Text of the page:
(c) The HSE considered whether alternative duties could be given to her during the period when she was unable to complete the essential duties of her role;

(d) The HSE tried to allocate her to duties of her grade when such duties became available. When it did so, the employee was paid her full paramedic salary, plus premium payments and allowances, during a period when she was carrying out the duties of a telephone operator;

(e) When the employee became fit enough to carry out the duties of a paramedic, the HSE engaged in a graduated return to work process that facilitated her return to full duties as a paramedic.

Court Determination/Decision

The Labour Court again looked at the Nano Nagle decision and noted:

The test is one of reasonableness and proportionality: an employer cannot be under a duty entirely to re-designate or create a different job to facilitate an employee. It is, therefore, the duty of the deciding tribunal to decide, in any given case, whether what is required to allow a person employment is reasonable accommodation in the job, or whether, in reality, what is sought in an entirely different job.”

The Court heard extensive evidence in this case in relation to the job of a paramedic and was satisfied that an irreducible minimum requirement of the job is that each member of a two-member team of paramedics deployed on an ambulance is fully fit and competent, and sufficiently dexterous, to be able to perform the full range of clinical interventions that a paramedic may be called upon to perform and to transport patients and relatively heavy equipment into and out of the ambulance with despatch and without posing any unnecessary risk to the patient or themselves. The Court further noted that to allow a paramedic who lacks the aforementioned levels of fitness, competence or dexterity to practice would be to do precisely what the Nano Nagle case said an employer is not under a duty to do i.e. “to re-designate or create a different job to facilitate an employee”.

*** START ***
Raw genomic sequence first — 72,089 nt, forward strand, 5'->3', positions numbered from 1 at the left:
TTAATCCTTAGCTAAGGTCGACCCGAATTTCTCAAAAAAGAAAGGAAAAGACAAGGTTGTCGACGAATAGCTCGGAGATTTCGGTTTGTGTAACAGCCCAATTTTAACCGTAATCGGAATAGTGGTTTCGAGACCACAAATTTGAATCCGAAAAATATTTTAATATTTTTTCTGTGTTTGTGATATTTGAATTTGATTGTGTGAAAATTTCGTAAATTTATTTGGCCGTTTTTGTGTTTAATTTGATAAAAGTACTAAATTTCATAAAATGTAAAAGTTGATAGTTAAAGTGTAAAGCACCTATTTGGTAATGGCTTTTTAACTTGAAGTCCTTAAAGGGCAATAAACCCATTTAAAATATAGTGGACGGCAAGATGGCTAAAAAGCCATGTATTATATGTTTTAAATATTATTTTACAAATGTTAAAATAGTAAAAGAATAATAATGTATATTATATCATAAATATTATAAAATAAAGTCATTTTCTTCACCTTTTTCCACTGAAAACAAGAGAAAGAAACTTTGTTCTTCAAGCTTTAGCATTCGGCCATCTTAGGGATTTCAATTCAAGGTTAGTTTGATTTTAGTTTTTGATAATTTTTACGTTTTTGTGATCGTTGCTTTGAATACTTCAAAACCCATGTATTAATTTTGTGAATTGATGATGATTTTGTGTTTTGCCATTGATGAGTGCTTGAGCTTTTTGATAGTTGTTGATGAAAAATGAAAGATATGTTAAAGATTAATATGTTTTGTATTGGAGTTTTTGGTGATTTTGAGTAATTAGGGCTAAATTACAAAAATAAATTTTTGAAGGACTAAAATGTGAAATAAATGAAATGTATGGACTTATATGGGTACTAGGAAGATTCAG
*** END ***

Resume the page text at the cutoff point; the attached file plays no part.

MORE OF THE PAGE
The Labour court found that the HSE was entirely justified, in the Court’s judgment, in relying on the Occupational Health reports it received on a regular basis in relation to the employee and her level of ability to perform, or not, a range of essential duties inherent to her role. As soon, as the reports indicated a sufficiently positive improvement in her condition, the HSE engaged in a comprehensive and graduated programme that facilitated the employee’s return to service as a paramedic.

The Court found that the HSE rebutted any inference of dicrimination and set aside or overturned the Workplace Relations Commission decision to award the employee €65,000 compensation for the effects of discrimination.

Caselaw Learning Point

Once an employer is aware than an employee has a “disability” under Irish Employment Equality law, they must take necessary steps to ensure the employee is “reasonably accommodated” in respect of that job and send the employee for regular occupational health reviews to understand what steps, if any, the employer must take to ensure the employee can ultimately return to their previous role. This case demonstrates that an employer is not under any obligation to re-design or create a different job to facilitate or help the employee.